Stopping in at The Whistle Stop Café

  • Spencer Hunt, his father Dan Hunt, and Amanda Edson of The Whistle Stop Café in Millers Falls. STAFF PHOTO/PAUL FRANZ

  • Dan Hunt, owner of The Whistle Stop Café in Millers Falls, working in his kitchen. STAFF PHOTO/PAUL FRANZ

  • The cozy interior of The Whistle Stop Cafe in Millers Falls. STAFF PHOTO/PAUL FRANZ

  • The Whistle Stop Café in Millers Falls. STAFF PHOTO/PAUL FRANZ

  • Dan Hunt, owner of The Whistle Stop Cafe in Millers Falls, with a finished meat loaf. STAFF PHOTO/PAUL FRANZ

  • Meatloaf, mashed potatoes and steamed broccoli from The Whistle Stop Café in Millers Falls. STAFF PHOTO/PAUL FRANZ

For the Recorder
Published: 11/8/2022 4:16:13 PM
Modified: 11/8/2022 4:15:45 PM

In 2018, Dan Hunt was ready for a career change after years of working in construction. “I didn’t really want to do that anymore. I enjoy cooking. It occurred to me that I could open a café … and I saw this spot in Millers,” he said in a recent interview.

“This spot” was on East Main Street in Millers Falls, where Hunt is the owner and head cook at The Whistle Stop Café. The name of the café was inspired by the fact that it isn’t far from the railroad tracks … and by nostalgia.

Growing up in Connecticut, Hunt told me, he had a neighbor who actually ran a small train through his yard and who gave frequent rides to neighborhood children.

Hunt’s menu evokes the quite contentment of those rides. It’s filled with comfort foods, from hearty breakfasts and nourishing soups to the new Friday- and Saturday-dinner offerings.

The Whistle Stop is very much a family affair. When he opened it, Hunt had help from his mother and his sister. His mother has since died, but his sister has returned to help out. The non-related employees, two waitresses who do a little bit of everything, feel as though they’re family, according to their employer.

Hunt’s son, a good cook like his father, has recently joined the team as well and is responsible for one of the café’s most popular breakfast items. Known as the Hobo, it consists of “eggs and home fries and your choice of meat in a sausage gravy,” his father explained proudly.

Hunt prides himself on his baking, which is all done from scratch. He uses local ingredients whenever possible. “I try to make everything like you would at home,” he emphasized.

Like most local restaurants, the café closed for months during the depths of the pandemic. Today, however, business is booming. The café, which seats about 24 people, enjoys a lot of regulars, Hunt noted.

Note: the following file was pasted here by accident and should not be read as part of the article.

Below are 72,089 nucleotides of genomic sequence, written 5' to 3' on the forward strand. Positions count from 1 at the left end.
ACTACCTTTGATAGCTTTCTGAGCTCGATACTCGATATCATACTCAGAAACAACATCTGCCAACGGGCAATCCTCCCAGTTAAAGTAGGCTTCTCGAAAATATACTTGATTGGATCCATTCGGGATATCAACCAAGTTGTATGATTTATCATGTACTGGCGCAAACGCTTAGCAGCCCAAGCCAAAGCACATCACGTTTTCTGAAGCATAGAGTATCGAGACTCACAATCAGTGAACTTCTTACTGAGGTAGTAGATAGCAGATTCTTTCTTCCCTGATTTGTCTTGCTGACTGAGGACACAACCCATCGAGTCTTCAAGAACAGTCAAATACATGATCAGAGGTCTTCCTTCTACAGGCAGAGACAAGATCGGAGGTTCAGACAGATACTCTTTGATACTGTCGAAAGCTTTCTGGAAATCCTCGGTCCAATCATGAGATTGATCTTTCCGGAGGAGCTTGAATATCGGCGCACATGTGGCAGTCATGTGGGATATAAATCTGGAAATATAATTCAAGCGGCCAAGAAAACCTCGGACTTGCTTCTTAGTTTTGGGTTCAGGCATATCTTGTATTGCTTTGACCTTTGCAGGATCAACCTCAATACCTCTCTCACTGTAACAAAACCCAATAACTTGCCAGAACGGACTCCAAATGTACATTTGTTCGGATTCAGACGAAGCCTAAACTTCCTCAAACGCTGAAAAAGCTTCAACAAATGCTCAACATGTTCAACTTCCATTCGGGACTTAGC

“Some people come twice a day,” he smiled. “They’ll come in for breakfast and come back for lunch or dinner ... And we get new people all the time. Rustic Romance (a shop that features décor and vintage items) is right across the street. Good business brings business.”

Running the café can be tiring, Hunt admits. He likes to arrive at least an hour before the café opens at 8 a.m., and of course he stays after it closes to clean up and prepare for the next day. He also likes to do his own shopping; he is proud to be careful about the ingredients he selects.

Nevertheless, with the help at hand and the enthusiasm of his customers, he is excited that The Whistle Stop is now open for dinner on Fridays and Saturdays.

Hunt is considering staying open on Thursday evenings as well. “It’s different working at night,” he told me. “Things are more prepared. We have two specials and then fish and chips and one or two other items. A lot of our people are older people. It’s nice to see the regular people come in. They like the food.”

The recipe he shared for readers of this paper is a typical dinner special, a classic meatloaf that leaves customers full and happy.

“It’s been exciting and fun,” he said of the café’s recent changes. “I just wish my mom were here to see it get so busy.”

The Whistle Stop Café Meatloaf


for the meatloaf:

2 pounds ground beef

1/2 cup milk

1 cup dried bread crumbs

1 clove garlic, minced

1/3 cup chopped onion

1/3 cup chopped bell pepper

2 eggs

1 tablespoon Worcestershire sauce

1 teaspoon salt

1/2 teaspoon ground pepper

1 teaspoon basil

1 teaspoon oregano

for the glaze:

1/2 teaspoon red pepper flakes

1/2 cup ketchup

2 tablespoons brown sugar

1 teaspoon Worcestershire sauce

1 tablespoon mustard


Preheat the oven to 350 degrees. In a bowl, combine the ingredients for the meatloaf. Shape the mixture into a loaf form on a cookie sheet.

In a smaller bowl, combine the ingredients for the glaze. Spoon it on top of the meatloaf.

Bake the loaf for 45 minutes; then increase the oven temperature to 400 and bake for another 15 minutes. Serves 6.

Tinky Weisblat is an award-winning author and singer. Her latest book is “Pot Luck: Random Acts of Cooking.” Visit her website,


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